Christine Willison arrived in Melbourne from Wales just before Christmas. Although extremely jet lagged, she made it to the final Ladders to the Moon Traditional storytelling Night, telling a story and meeting many of the Vic tellers before they scattered for the holidays.

If you are in Melbourne and you haven't met Christine or heard her tell you can catch her at the Footscray Library.

This will be a family event with stories from Wales (where Christine lives) as well as stories from Ireland and Europe.

DATE: Thursday 9 January
TIME: 2 - 3.30pm
PLACE: 56 Paisley Street Footscray (close to Foostcray Station)

Christine's contact and website HERE

Anne E Stewart: telling stories with children 2013

Anne E Stewart was recently contracted by the Raising Children Network to record a series of videos on the importance of oral storytelling and early childhood. Anne is a versatile teller, her repertoire is vast including stories for all ages and she has a remarkable ability to adapt and create stories for special events. Anne is one of Storytelling Victoria's most travelled tellers building relationships and sharing Australian stories wherever she goes.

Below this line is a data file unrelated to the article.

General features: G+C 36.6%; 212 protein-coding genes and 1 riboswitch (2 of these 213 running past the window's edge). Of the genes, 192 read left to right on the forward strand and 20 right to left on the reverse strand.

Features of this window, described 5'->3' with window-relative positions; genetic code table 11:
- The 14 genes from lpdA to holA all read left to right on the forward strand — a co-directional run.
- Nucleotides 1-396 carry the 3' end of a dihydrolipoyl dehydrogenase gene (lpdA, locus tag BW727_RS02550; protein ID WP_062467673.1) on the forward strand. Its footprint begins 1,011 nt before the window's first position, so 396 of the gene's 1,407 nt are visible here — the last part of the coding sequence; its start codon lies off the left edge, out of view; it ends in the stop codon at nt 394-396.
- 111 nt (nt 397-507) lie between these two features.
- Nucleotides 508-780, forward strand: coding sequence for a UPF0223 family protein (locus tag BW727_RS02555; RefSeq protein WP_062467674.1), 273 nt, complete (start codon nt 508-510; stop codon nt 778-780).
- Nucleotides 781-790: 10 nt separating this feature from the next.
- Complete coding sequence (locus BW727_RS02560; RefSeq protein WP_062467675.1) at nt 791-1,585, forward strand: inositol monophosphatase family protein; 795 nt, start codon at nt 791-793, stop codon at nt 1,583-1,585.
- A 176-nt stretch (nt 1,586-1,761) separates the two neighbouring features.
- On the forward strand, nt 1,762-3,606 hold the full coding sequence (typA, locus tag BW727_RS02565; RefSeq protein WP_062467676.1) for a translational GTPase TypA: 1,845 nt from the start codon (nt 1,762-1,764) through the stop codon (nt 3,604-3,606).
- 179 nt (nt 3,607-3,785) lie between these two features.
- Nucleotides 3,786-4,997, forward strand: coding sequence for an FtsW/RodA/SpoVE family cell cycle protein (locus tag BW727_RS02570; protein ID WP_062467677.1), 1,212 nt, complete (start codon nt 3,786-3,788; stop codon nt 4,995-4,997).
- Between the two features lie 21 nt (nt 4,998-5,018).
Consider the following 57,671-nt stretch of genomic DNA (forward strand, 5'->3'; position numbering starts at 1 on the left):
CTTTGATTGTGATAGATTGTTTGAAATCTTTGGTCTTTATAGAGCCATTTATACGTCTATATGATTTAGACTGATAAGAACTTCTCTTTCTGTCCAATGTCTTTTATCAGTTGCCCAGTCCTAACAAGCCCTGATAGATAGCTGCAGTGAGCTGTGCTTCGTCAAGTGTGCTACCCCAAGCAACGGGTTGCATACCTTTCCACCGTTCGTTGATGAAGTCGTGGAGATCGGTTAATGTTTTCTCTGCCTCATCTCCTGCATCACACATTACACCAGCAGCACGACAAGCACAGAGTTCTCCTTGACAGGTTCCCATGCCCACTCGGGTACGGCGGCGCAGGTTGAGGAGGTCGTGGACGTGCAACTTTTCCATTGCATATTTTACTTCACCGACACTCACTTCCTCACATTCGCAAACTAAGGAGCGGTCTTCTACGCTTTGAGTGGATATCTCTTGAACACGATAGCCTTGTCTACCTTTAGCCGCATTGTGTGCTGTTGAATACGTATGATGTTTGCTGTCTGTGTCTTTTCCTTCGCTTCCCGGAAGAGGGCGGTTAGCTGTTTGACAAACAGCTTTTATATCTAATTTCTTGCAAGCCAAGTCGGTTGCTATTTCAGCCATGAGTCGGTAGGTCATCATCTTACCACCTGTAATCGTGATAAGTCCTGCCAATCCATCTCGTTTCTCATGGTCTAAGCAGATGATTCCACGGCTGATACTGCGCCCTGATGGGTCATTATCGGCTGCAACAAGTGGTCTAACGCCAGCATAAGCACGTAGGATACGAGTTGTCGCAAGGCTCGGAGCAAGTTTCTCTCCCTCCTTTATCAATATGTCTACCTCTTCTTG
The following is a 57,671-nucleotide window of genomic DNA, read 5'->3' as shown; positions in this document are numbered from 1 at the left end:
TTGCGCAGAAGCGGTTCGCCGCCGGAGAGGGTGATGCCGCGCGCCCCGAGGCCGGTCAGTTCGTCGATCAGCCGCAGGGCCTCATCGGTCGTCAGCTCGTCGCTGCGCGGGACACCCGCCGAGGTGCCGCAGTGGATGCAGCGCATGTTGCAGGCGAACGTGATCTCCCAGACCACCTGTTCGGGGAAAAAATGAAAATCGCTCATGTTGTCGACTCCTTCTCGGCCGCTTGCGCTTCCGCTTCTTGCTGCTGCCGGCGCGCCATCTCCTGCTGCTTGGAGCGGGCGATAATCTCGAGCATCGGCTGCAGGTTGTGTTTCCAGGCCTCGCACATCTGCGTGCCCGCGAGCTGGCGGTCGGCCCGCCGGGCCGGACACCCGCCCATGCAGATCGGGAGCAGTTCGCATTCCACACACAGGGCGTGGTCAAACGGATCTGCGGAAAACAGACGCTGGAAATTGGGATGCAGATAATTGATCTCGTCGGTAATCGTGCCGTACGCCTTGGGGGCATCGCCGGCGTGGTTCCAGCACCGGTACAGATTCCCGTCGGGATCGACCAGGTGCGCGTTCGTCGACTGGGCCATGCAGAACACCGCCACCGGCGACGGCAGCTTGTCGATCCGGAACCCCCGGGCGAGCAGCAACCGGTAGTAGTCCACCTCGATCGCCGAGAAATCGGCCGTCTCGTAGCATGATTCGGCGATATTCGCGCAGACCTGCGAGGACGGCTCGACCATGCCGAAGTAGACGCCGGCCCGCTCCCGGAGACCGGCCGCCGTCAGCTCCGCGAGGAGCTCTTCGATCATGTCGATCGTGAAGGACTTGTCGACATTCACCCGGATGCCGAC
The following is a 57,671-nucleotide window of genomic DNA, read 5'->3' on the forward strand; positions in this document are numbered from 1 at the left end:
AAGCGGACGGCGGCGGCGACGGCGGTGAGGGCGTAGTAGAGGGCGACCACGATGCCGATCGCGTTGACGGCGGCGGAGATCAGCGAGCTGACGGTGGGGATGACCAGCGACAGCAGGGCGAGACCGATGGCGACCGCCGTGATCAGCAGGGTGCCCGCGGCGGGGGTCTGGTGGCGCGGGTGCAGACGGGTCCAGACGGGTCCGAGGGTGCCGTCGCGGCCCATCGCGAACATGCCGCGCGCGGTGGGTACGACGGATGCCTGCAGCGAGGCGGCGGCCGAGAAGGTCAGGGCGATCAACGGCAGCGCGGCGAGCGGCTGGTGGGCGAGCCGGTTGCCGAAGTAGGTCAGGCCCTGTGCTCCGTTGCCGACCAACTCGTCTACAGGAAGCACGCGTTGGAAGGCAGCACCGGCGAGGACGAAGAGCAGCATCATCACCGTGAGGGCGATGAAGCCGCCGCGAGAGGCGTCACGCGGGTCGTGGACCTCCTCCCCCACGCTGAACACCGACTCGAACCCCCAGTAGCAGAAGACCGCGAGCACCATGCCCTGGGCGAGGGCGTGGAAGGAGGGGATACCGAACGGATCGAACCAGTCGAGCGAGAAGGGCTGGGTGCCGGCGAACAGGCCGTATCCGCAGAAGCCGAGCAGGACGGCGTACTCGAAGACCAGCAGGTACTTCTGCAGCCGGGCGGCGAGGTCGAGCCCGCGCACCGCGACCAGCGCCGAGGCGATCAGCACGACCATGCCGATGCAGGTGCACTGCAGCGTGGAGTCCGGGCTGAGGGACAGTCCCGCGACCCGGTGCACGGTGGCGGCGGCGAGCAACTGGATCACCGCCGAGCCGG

We're unable to embed a video sample from the series but if you're interested in the subject of storytelling  and the role it plays in language development and literacy, we urge you to have a look at Anne on the  Raising Children Network site HERE

Visit Anne's website HERE 

Cygnet Festival (Tasmania) Storytelling Workshop 10 January 2014

Tasmanians – would you like to meet up at the Cygnet Festival?

My daughter moved to Tasmania to study two years ago and I enjoy this excuse to visit the Apple Isle as often as I can. She is very supportive of Storytelling and has previously organised  House Concerts and an evening of tales in her favourite café, Frankie’s Empire. With her support and with the encouragement of Martin Jefferd (UK storyteller from Bristol and friend of Storytelling Australia Vic), trad storytelling has a place in the Cygnet Festival program.